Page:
In terms of tonnage in international traffic, the largest ports on the Finnish side are Rauma, Kokkola and Tornio. The main ports of the Swedish side are in Luleå, Skellefteå, Umeå, Sundsvall, Gävle
Gävle
and Hargshamn. In Luleå, iron ore pellets are exported and coal is imported. Gävle
Gävle
is Sweden's third-largest container port. It also ships forest products and oil. In the Gulf of Bothnia, ice breakers assist the ports needed in average half a year, when the Gulf of Finland, the season is only three months.

There is some fishery, mainly Baltic herring , for domestic needs. A persistent problem has been pollution, because the sea is enclosed by a large drainage basin and is poorly connected to fresher waters from the Atlantic. Mercury and PCB levels have been relatively high, although the Finnish Food Safety Authority considers the herring edible. Although the levels exceed the limits, the fatty acids have health benefits that offset this risk.

RIVERS

* Kemijoki * Kokemäenjoki * Oulujoki * Dalälven * Ljusnan * Ljungan * Indalsälven * Ångerman River * Ume River
Ume River
* Skellefte River
Skellefte River
* Pite River * Lule River * Kalix River * Torne River

CITIES

* Oulu
Oulu
* Pori * Rauma * Vaasa
Vaasa
* Luleå * Umeå
Umeå
* Härnösand
Härnösand
* Sundsvall
Sundsvall
* Gävle
Gävle
* Jakobstad

REFERENCES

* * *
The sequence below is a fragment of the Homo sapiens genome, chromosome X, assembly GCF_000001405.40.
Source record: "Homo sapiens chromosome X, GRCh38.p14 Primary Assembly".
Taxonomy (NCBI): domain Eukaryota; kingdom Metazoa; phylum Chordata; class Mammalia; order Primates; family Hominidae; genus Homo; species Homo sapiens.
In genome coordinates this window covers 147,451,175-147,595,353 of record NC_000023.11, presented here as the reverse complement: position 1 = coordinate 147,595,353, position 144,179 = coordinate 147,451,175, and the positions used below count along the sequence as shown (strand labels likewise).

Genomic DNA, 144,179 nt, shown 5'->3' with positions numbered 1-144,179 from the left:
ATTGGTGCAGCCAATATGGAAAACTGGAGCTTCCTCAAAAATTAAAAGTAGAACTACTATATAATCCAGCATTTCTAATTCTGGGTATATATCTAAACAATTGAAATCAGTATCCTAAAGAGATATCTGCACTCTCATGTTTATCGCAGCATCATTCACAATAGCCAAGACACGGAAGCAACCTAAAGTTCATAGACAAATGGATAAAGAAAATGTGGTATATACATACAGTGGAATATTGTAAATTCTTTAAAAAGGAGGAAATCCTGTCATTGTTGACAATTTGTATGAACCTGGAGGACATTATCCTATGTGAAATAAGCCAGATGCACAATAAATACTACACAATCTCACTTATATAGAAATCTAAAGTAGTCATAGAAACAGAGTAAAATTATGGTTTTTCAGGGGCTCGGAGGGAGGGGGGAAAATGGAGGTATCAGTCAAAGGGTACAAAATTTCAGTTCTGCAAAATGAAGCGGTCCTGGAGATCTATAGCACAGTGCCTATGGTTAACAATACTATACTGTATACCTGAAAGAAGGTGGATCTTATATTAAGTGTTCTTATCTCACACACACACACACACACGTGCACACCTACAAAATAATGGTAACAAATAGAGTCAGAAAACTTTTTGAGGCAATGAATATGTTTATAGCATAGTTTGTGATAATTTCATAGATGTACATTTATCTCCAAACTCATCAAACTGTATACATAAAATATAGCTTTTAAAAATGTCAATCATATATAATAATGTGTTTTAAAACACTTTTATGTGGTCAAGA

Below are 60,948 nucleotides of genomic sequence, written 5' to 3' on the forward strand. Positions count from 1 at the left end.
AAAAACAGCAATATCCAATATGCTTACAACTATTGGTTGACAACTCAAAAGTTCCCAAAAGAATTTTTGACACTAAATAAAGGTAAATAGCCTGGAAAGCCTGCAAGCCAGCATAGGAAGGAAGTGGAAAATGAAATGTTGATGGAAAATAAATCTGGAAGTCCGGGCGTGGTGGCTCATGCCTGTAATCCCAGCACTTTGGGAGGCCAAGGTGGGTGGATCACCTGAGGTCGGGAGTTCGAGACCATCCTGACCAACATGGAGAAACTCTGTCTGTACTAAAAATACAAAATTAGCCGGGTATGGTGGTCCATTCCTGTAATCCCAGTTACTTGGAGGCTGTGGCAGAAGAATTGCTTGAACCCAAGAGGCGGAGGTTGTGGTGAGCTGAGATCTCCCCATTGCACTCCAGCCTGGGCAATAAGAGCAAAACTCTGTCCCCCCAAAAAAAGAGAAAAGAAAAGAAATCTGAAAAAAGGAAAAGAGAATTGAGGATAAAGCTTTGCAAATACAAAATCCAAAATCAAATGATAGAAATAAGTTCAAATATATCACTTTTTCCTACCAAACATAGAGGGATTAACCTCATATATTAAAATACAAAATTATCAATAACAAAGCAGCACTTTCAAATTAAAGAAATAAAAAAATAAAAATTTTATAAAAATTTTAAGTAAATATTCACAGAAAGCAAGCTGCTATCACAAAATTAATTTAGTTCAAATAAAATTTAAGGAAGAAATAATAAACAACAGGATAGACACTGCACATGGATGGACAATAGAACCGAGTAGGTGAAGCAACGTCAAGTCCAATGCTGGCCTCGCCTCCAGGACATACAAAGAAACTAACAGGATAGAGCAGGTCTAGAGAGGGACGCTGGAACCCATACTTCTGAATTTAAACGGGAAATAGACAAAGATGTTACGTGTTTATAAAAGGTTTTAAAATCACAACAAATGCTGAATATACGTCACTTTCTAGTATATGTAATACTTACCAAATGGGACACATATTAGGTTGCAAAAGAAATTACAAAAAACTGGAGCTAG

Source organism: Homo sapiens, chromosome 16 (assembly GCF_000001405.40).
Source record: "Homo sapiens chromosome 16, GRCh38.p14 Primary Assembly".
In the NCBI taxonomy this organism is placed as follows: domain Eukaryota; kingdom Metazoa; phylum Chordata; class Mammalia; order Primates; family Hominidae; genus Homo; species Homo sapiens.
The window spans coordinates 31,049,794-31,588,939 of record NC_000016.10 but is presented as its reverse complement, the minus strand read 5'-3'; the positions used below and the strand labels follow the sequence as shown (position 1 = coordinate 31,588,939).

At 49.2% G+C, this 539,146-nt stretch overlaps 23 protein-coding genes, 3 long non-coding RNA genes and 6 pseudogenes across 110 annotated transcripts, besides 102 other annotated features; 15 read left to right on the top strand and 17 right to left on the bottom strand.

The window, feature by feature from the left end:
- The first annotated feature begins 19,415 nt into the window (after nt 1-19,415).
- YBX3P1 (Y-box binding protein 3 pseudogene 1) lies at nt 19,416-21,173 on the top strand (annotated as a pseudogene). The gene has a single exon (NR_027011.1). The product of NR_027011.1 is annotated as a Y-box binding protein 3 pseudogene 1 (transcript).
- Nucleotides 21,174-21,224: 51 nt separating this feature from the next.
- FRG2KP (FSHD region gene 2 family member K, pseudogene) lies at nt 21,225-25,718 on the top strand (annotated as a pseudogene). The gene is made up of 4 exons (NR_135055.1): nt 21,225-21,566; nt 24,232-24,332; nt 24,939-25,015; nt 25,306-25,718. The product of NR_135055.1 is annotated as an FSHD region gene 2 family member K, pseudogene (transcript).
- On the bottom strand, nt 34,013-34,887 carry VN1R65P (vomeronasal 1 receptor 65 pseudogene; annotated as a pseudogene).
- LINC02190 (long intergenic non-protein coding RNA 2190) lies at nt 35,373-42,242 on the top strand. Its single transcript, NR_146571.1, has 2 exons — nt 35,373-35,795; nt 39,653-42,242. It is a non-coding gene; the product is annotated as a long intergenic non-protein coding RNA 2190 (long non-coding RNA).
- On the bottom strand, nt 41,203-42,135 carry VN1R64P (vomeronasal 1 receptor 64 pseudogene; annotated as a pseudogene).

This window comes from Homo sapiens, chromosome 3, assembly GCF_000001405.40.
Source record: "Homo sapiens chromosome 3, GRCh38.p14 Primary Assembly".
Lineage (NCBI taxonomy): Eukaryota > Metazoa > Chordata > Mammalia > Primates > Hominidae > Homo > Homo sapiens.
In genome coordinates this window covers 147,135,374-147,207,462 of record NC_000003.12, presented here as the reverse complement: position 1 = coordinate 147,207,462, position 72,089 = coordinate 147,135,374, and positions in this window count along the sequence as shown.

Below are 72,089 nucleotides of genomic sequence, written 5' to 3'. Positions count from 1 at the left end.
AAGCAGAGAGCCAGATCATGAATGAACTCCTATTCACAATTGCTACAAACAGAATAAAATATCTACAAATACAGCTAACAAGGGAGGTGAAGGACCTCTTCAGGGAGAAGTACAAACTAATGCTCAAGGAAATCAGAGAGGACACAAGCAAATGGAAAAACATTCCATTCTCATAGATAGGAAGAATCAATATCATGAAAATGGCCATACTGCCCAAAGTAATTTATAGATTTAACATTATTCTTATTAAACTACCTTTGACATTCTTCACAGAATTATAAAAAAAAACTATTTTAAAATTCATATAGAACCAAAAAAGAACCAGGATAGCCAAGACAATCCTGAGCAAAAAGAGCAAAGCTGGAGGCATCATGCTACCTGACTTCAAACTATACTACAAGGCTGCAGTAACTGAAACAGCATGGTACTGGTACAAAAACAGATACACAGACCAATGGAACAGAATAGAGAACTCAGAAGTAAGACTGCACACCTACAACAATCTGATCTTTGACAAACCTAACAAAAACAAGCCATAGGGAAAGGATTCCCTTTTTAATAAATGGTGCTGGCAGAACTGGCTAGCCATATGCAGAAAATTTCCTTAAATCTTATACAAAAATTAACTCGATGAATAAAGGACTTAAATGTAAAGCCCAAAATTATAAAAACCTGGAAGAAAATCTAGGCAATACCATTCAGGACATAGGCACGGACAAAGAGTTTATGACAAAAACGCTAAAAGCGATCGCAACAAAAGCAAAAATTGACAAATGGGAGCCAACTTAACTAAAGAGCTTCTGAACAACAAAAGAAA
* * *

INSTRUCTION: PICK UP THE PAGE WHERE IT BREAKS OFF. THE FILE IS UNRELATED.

Wikimedia Commons has media related to GULF OF BOTHNIA .

* ^ Svensk etymologisk ordbok / (in Swedish) * ^ "suomen kielisten ilmansuuntien etymologia". Kysy.fi. 26 July 2006. Retrieved 18 November 2016. * ^ "Limits of Oceans and Seas, 3rd edition" (PDF). International Hydrographic Organization. 1953. Retrieved 6 February 2010. * ^ " Töre båthamn". hamnar i Kalix (in Swedish). bottenviken.se. Retrieved 1 December 2015. * ^ A B "About the Bay of Bothnia". Bottenvikens Skargård. Retrieved 1 December 2015. * ^ http://www.ku.lt/nemo/bot_lag_desc.html Archived 10 March 2007 at the Wayback Machine
Wayback Machine
. * ^ Perämeren erityispiirteitä * ^ Typical restrictions to navigation 1994/95-2003/04 (pdf) Archived 1 December 2015 at the Wayback Machine
Wayback Machine
. * ^ "Table 4. Statistics on international shipping 2014" (PDF). Statistics from the Finnish Transport Agency. Retrieved 1 December 2015. * ^ Havsplanering p. 92 (in Swedish) * ^ "Climate change creates new prerequisites for shipping". Climate Guide. SYKE, Aalto University, YTK & Finnish Met. Institute. Retrieved 1 December 2015.

* v * t * e

Earth
Earth
's oceans and seas

ARCTIC OCEAN

* Amundsen Gulf * Barents Sea
Barents Sea
* Beaufort Sea
Beaufort Sea
* Chukchi Sea
Chukchi Sea
* East Siberian Sea
East Siberian Sea
* Greenland Sea
Greenland Sea
* Gulf of Boothia * Kara Sea * Laptev Sea * Lincoln Sea * Prince Gustav Adolf Sea
Prince Gustav Adolf Sea
* Pechora Sea * Queen Victoria Sea * Wandel Sea
Wandel Sea
* White Sea
White Sea

ATLANTIC OCEAN

* Adriatic Sea